Paranoid Android

This happened last evening: I’m standing outside office on the dark lonely but traffucked street that runs by Alliance Francaise, trying to hail an auto. I see a guy in a white maruti 800, yawning and at the same time, driving towards the pavement. Everyone has had a long day, I think to myself. 

Next minute I see the car next to me. There’s a bearded guy in a black tee waving frantically asking me to get in. WTF. My god, the guy’s grinning AND waving. *blink blink* WTF. It’s strange the ways your brains has all these thoughts buzzing around for that fraction of a second: I could get a lift till the signal. OMG, what am I thinking. That guy could be a rapist. Why is he so persistent.

Then it strikes me. That’s my friend, Nakul. Absolute horror to serendipity in 30 seconds. 

-

Standing on that stretch of the road always leaves me afraid, vulnerable and defensive. I don’t want to stand too close to the edge of the pavement while I’m hailing a rickshaw because I don’t want a guy on a bike to grab my boobs or mow me down while he attempts to beat the traffic by driving ON the pavement. I shouldn’t be distracted by my phone while I hold my bags close so that nobody has easy access to my body parts. And god forbid, somebody tries grabbing the phone while I’m busy ensuring I stay aloof and my body, defensible.

Nakul makes for a good anti-climax, a friend remarked.

Yup, that. I don’t like being on my guard all the time. I don’t want to think the worst of every man who passes by. It also makes me very angry- when these very real fears are dismissed as paranoia, the workings of an overactive imagination, when good intentions are almost always overshadowed by the what-if. On my worst days, I wish upon them nothing more than what I go through: why must I alone be full of fear, be up for grabs every time I’m out in public. Y'know, I just want to hail an auto-rickshaw and go home. Why must something as mundane as that be so hard, so agonizing?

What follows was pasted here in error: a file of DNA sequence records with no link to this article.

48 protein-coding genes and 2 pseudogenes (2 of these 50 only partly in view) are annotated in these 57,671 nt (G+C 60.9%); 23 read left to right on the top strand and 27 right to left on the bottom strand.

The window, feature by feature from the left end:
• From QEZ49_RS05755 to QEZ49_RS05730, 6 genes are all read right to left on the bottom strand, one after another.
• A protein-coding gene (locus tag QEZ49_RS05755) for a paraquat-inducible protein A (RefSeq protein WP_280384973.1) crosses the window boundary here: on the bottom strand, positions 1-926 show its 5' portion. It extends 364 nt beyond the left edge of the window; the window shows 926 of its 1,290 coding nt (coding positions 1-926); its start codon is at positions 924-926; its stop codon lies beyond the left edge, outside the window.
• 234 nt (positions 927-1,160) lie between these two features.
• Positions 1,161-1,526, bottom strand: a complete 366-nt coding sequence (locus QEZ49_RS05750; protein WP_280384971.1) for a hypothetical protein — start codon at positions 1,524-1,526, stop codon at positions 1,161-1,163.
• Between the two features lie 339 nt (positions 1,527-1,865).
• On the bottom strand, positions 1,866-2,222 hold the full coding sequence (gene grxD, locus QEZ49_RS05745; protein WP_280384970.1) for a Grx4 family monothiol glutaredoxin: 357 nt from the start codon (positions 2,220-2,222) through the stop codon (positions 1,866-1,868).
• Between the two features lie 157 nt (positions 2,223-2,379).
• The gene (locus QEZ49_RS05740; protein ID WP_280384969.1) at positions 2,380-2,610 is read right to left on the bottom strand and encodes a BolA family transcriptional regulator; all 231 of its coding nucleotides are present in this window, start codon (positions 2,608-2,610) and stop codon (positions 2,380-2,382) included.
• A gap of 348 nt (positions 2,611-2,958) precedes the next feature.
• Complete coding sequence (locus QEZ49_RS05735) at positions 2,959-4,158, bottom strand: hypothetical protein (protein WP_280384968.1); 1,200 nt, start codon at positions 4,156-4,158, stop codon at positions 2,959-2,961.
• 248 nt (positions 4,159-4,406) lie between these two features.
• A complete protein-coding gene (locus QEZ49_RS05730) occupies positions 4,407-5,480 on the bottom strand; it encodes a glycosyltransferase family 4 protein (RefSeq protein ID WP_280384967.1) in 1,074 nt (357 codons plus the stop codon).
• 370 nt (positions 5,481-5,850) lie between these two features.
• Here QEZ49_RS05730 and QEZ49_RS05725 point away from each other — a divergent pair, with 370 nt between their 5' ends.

Fatima Bhutto on falling in love with Karachi

Via

Karachi is a city of 16 million people. Or 18 million. Or 21 million. No one is really sure.

It is a monster city, a mega city.

Until 1960, it was Pakistan’s capital – the landing point for millions of refugees who moved with the fractured tide of Partition in 1947 and brought their families and their language, Urdu, to the erstwhile twin city of the Bombay Presidency. Exploding with refugees, within five years of Partition, it went from a coastal fishing town of around 4,00,000 citizens to a city with more than a million people.

Karachi is a city of migrants; those who have sought refuge in the city of lights include Parsis, Bene Israel Jews, Anglo Indian Presbyterians and many more, some of who have since fled and some who remain.

It is a city that exists in the unfolding of its shadows, beneath the smoky haze of food vendors pushing tin carts of food, bun kebabs made with spicy minced meat with stray feathers caught between the sticky patty and bun.

It exists in the buses painted in wild fluorescents and piled high with travellers who hang off the doors and windows. In these, you see a parting in the seating – a separate section for women, built like a cage, cordoned off from the rest of the bus by steel and metal.

When there is electricity, Karachi glimmers: there are the green lights of the mosques, the pink, blue and yellow fairy lights that adorn the beloved Sufi shrines, the impatient red of traffic lights that cannot hem in the crush of motorcycles and rickshaws, the naked bulbs that light the dark unpaved paths of the city’s bazaars.

Otherwise, when there is no light, when the city is enveloped in now-standard 12-hour power cuts, Karachi hums in darkness.